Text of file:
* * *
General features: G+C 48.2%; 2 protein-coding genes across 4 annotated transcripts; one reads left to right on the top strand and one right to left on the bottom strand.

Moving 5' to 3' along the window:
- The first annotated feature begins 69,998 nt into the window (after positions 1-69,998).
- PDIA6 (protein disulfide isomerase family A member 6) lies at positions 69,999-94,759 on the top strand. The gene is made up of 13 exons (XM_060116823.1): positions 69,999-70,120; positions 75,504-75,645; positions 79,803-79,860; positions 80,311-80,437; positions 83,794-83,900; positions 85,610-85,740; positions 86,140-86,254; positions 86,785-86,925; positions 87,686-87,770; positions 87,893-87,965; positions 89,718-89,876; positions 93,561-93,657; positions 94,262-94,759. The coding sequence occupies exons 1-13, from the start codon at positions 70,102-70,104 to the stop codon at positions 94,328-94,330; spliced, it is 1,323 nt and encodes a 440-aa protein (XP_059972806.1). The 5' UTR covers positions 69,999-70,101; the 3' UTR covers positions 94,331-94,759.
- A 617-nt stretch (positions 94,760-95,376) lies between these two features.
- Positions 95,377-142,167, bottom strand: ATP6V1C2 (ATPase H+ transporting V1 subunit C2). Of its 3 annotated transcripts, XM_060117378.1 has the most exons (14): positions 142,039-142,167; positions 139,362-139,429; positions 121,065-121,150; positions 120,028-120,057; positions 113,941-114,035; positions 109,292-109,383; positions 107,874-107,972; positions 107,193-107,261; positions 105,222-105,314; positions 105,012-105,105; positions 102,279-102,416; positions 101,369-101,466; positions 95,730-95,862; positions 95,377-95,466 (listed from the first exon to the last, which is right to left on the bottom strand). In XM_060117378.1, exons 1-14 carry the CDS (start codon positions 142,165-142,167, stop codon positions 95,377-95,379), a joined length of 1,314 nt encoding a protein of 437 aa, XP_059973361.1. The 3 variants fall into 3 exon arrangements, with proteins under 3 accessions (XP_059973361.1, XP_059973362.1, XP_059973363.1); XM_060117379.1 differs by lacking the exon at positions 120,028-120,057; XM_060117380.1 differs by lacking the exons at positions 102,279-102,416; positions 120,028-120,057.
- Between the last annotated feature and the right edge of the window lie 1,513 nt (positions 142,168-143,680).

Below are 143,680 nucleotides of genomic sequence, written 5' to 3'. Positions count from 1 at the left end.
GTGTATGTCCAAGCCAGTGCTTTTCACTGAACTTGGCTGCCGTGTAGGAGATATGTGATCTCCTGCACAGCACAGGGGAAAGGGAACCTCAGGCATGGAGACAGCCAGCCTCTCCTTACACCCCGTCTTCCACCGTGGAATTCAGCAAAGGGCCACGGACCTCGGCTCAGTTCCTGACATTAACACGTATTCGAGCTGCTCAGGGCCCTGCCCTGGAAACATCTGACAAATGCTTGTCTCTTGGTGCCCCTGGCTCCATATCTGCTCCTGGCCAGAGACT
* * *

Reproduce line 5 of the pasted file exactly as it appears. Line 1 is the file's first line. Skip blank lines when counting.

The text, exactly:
- A 617-nt stretch (positions 94,760-95,376) lies between these two features.